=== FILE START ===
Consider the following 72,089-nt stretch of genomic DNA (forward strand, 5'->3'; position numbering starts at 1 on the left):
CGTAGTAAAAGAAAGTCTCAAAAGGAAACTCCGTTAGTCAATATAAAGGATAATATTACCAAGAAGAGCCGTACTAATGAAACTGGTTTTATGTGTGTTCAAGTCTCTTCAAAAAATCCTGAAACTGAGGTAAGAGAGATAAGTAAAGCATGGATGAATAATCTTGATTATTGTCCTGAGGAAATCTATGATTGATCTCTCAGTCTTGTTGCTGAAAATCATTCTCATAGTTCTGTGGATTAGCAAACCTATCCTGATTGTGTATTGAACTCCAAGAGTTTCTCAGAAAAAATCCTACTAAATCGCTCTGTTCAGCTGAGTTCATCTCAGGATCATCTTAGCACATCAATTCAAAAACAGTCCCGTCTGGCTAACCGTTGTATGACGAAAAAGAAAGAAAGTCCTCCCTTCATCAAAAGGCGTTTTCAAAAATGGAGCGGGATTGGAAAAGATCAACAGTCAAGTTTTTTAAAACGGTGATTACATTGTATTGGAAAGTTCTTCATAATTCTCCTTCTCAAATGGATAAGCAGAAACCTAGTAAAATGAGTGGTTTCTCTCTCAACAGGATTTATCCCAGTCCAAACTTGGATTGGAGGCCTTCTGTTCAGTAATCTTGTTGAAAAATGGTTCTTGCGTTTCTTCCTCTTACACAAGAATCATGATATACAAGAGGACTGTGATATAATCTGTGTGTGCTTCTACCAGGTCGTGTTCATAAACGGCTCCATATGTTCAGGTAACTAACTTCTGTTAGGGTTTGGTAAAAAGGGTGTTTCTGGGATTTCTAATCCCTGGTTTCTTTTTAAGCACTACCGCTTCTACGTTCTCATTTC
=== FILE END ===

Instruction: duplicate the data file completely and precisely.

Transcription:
Consider the following 72,089-nt stretch of genomic DNA (forward strand, 5'->3'; position numbering starts at 1 on the left):
CGTAGTAAAAGAAAGTCTCAAAAGGAAACTCCGTTAGTCAATATAAAGGATAATATTACCAAGAAGAGCCGTACTAATGAAACTGGTTTTATGTGTGTTCAAGTCTCTTCAAAAAATCCTGAAACTGAGGTAAGAGAGATAAGTAAAGCATGGATGAATAATCTTGATTATTGTCCTGAGGAAATCTATGATTGATCTCTCAGTCTTGTTGCTGAAAATCATTCTCATAGTTCTGTGGATTAGCAAACCTATCCTGATTGTGTATTGAACTCCAAGAGTTTCTCAGAAAAAATCCTACTAAATCGCTCTGTTCAGCTGAGTTCATCTCAGGATCATCTTAGCACATCAATTCAAAAACAGTCCCGTCTGGCTAACCGTTGTATGACGAAAAAGAAAGAAAGTCCTCCCTTCATCAAAAGGCGTTTTCAAAAATGGAGCGGGATTGGAAAAGATCAACAGTCAAGTTTTTTAAAACGGTGATTACATTGTATTGGAAAGTTCTTCATAATTCTCCTTCTCAAATGGATAAGCAGAAACCTAGTAAAATGAGTGGTTTCTCTCTCAACAGGATTTATCCCAGTCCAAACTTGGATTGGAGGCCTTCTGTTCAGTAATCTTGTTGAAAAATGGTTCTTGCGTTTCTTCCTCTTACACAAGAATCATGATATACAAGAGGACTGTGATATAATCTGTGTGTGCTTCTACCAGGTCGTGTTCATAAACGGCTCCATATGTTCAGGTAACTAACTTCTGTTAGGGTTTGGTAAAAAGGGTGTTTCTGGGATTTCTAATCCCTGGTTTCTTTTTAAGCACTACCGCTTCTACGTTCTCATTTC